It’s been a while since I set my phone off spinning round and round until 20 mins and 15 seconds are up. But it’s been a busy few weeks. I’ve co-ordinated an event for Selby’s Little Fest of theatre, music and arts in the incredible Abbey featuring local groups. I’ve been doing some R&D with my friend Maddy Shann on a piece we might develop in the future. And I’ve been busy turning my acoustic side project, Pewter City Punk, into a full band!
But we must forge ahead with the project for the year. Namely, to write a blog post in 20 mins and 15 seconds. We’re off!
This blog is about adaptations. Over the past year, I have adapted A Midsummer Night’s Dream for Harrogate Theatre to be used for a range of ages roughly 6-11 in Youth Theatre and school’s outreach projects. I have also adapted the classic tale of The Circle of Chalk (as retold by Brecht) for York Youth Theatre’s 16+ group which was performed at the end of last year. Now I’ve sent off my final draft to Harrogate Theatre, an adaptation of the classic Robin Hood tale.
Adaptations can be incredible retelling of stories. I saw a stream of the NTs Treasure Island written by Bryony Lavery. I thought it was a really gripping action adventure. Maybe a tad gory for the target audience it intended, but still a visceral retelling that gripped me. Some adaptations get the story to a wider audience, Tom Morris and Emma Rice’s Night’s At The Circus for Kneehigh was the first time I’ve experienced Angela Carter, now one of my fav writers. Mike Kenny’s adaptations for York Theatre Royal, Tutti Frutti or Hiccup Theatre are always rich with a joyous insight into the original.
Adaptations have to be both faithful and fresh. Just as film is not theatre, theatre is not a book. Theatre is a live experience condensed into a relatively small pocket of time. But it must also be faithful, else why not repackage the story as something entirely new?
From an artistic perspective, there’s the pull between the context of the original text, and trying to find the ‘hook’ for the modern day. Shakespeare is often easy, as a humanist his plays often have recognisable characters falling in love, being ambitious or being trapped.
Whenever I’m playing with an original idea, I like to jot down over a few days all my thoughts with purely the context I bring to the paper. Circle of Chalk is swished around my memory of seeing it previously at the West Yorkshire Playhouse. All my initial ideas of Brecht ideas. A Midsummer Night’s Dream, I rifled through my memory for all those key moments that stand out without a re-reading of the play.
Then I take time to dive deeper, read around the story. Read the liner notes, read up online, take out some books, try and really sink deep and see if there’s an interpretation I’ve missed.
By putting these two contrasting styles alongside each other, you start to find your own voice between the lines. For Who Shot The Sherriff, my mind flashed Marian as being a tough fighter, not unlike the TV show from my childhood. Of course, upon doing my research and reading other books I realised how she’s traditionally portrayed as being an aristocratic woman. So my version had her being forced to learn the rules of civilised society despite her best interests. I knew there needed to be a fight scene, but only after re-watching the classic Errol Fyn sword-fights did I realised how this can be scripted, and kinda parodied.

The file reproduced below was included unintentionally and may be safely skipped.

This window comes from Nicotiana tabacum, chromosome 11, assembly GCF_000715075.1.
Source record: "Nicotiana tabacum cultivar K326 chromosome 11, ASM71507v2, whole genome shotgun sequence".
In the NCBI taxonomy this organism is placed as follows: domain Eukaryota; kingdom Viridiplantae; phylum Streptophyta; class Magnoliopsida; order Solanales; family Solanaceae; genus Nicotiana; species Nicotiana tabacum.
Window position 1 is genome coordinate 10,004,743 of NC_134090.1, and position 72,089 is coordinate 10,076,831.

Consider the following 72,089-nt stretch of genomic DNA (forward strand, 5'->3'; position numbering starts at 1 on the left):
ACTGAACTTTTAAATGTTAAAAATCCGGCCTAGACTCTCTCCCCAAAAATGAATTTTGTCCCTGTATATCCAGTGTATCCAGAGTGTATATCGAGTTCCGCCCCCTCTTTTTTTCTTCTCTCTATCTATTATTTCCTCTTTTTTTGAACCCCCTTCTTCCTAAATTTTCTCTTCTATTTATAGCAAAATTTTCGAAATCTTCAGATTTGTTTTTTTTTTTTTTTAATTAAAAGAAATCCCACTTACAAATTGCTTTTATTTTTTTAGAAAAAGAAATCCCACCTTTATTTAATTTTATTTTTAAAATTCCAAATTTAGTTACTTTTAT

My version of Robin Hood and his Merry Men are more merry kids. They are still teenagers, played by members of Harrogate Theatre Youth Theatre. To that end, they have the energy and bravery of young people. They are told they are dirty, rude and intolerable. They get told off, caught and are fought.
If my Robin Hood and his merry men were, in fact, merry men I think it would be tonally darker. It wouldn’t be a cruel angst-driven piece, but more would be at stake. Breaking laws would have more severe consequences. Who Shot The Sherriff is a bit farcical, a bit slapstick, a bit manic. There’s the threat of death hinted, but it’s more for a summer show of swords and swordplay. I felt this came out from the characters being so young and vim-filled.
However, that’s not the say the play is a watered-down Panto. From the 21st century lens, why are these kids keen to become knights or outlaws? Who are their role-models? Why can the Sherriff bully them around? These thoughts bounced around my skull like an arrow flying off the walls.
So I realised (partly though a spot of Prince of Thieves viewing) that the adults had gone off East to fight the crusades, not unlike our day and age where soldiers are sent abroad in government’s wars. This left a power vacuum for men like the Sherriff to take power, and young boys and girls eager to fill their shoes.
I’m not saying it’s the most political piece I’ve written, certainly not compared to The Circle of Chalk which has a lot of my perceptions on nationality, nation and borders. But I think they exploring various perceptions on an original text, while keeping the energy of a traditional action-adventure can take a different turn when not throwing it into the deep waters of 2015, but letting it paddle around in a few different ponds of possibility.
Catch Who Shot The Sherriff at Harrogate’s main stage this summer, tickets here